New Report Calls for Creation of “Space Superfund” to Clean Up Junk in Low Earth Orbit
The burgeoning problem of space debris and the threat it presents to satellites, manned space mission, and occasionally the International … Continued
The burgeoning problem of space debris and the threat it presents to satellites, manned space mission, and occasionally the International Space Station is no secret to those following the headlines coming out of low Earth orbit. But though the threat is real, the problem receives little public visibility. So a new DARPA-commissioned report proposes taking a page from our terrestrial cleanup efforts, creating a Superfund for space that would both hold entities accountable for their space junk contributions and raise awareness of the problems space debris poses.
For most people – and even for the very companies and institutions causing the problem – all that orbiting detritus isn’t visible and has yet to cause a serious calamity or loss of life. It’s out of sight and couldn’t be further from the mind. But according to think tank RAND, the author of the DARPA report, the same principles used to approach pollution problems on Earth – even visibility problems – can be tweaked to work in space.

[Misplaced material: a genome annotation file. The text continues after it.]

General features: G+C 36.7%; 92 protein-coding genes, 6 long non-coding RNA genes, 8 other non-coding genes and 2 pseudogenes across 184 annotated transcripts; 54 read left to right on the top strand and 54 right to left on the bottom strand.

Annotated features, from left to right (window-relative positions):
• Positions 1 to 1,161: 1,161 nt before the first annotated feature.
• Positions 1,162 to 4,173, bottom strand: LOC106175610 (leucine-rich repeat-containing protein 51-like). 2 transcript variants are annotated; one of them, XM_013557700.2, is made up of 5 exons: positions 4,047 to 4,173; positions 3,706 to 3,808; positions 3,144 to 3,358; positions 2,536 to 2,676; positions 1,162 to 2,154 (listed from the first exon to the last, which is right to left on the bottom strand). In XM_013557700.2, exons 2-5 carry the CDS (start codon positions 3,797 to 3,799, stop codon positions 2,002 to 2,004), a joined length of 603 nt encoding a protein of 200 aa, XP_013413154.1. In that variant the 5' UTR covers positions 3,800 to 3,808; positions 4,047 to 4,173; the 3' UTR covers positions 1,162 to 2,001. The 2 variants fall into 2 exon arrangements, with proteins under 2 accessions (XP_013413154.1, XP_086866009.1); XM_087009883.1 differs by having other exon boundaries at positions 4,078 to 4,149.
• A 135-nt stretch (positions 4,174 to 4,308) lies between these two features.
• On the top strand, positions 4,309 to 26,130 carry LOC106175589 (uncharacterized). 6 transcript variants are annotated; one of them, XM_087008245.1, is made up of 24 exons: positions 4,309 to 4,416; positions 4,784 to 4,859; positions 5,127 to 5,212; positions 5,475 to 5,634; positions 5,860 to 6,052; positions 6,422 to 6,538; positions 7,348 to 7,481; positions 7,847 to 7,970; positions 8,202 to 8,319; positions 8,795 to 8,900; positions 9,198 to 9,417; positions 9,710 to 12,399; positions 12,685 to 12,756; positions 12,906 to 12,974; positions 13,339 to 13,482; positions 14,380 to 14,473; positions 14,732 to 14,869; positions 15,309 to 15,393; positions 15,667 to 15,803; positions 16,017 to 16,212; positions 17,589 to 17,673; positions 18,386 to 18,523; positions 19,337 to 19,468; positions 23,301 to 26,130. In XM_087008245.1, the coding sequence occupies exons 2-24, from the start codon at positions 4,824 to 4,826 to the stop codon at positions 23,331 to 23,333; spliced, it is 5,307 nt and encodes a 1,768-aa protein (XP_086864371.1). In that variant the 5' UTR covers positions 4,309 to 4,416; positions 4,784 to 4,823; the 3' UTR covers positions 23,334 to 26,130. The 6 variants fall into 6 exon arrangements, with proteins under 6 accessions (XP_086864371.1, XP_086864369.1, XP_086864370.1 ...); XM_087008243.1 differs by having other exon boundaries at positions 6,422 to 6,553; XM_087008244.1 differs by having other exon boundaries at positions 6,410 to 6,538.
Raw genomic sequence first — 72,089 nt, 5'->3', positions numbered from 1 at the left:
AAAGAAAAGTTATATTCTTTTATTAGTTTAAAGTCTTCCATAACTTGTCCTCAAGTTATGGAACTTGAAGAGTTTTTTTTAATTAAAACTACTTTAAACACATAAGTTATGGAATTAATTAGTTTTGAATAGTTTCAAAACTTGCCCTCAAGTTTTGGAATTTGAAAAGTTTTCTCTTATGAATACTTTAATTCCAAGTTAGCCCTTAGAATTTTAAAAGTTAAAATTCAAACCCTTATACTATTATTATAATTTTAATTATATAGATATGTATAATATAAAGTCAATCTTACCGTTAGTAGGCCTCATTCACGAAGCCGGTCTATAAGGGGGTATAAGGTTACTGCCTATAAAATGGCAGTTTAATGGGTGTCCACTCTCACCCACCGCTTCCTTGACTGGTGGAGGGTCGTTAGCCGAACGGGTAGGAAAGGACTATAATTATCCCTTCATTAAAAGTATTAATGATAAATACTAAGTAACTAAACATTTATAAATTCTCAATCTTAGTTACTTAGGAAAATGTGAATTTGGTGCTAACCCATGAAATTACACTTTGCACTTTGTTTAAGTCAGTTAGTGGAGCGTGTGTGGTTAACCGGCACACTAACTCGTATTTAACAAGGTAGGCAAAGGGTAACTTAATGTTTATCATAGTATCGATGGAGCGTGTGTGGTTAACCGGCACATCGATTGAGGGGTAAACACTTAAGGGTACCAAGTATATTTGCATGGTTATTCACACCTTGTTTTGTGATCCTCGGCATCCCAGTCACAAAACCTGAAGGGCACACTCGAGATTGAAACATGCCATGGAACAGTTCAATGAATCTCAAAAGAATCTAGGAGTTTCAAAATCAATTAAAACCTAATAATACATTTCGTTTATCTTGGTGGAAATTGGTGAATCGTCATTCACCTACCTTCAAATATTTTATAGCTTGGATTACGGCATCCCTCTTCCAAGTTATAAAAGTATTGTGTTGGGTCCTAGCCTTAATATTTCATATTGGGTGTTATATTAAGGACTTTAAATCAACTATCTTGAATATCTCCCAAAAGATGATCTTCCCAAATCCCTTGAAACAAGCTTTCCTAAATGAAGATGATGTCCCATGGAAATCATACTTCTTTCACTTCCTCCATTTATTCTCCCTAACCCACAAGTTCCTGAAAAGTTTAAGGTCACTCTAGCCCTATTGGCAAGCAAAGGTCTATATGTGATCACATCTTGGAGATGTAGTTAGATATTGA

A Superfund for space, the report says, could make space polluters pay for the cleanup of low Earth orbit much as polluting industries are held accountable for cleaning up their fouled real estate on Earth. But, like Superfund, it could also support those cleanup efforts with help from the space community. But perhaps more importantly, it could help both governments and private industry reduce their outputs of space debris and cultivate a space culture in which creating debris is considered unacceptable.
One of the report’s authors likens the problem to this past summer’s BP oil spill in the Gulf of Mexico – the initial spill garnered some concern, but once the huge oil slicks and oil-laden birds became visible, public awareness (and righteous outrage) grew. By making the space debris issue a shared problem, a space Superfund could instigate more cooperative engagement to solve the problem.
And like the BP oil spill, the report’s authors acknowledge, simply having a “remedy” on the shelf won’t suffice. A space Superfund could develop and test effective methods of containing and dealing with space debris before a major disaster happens in space so that industry or agencies aren’t casting about for a solution while an orbital calamity is unfolding.
Because if containing a mess 5,000 feet underwater appeared difficult, just wait until the scenario is replaying itself 200 miles above the Earth.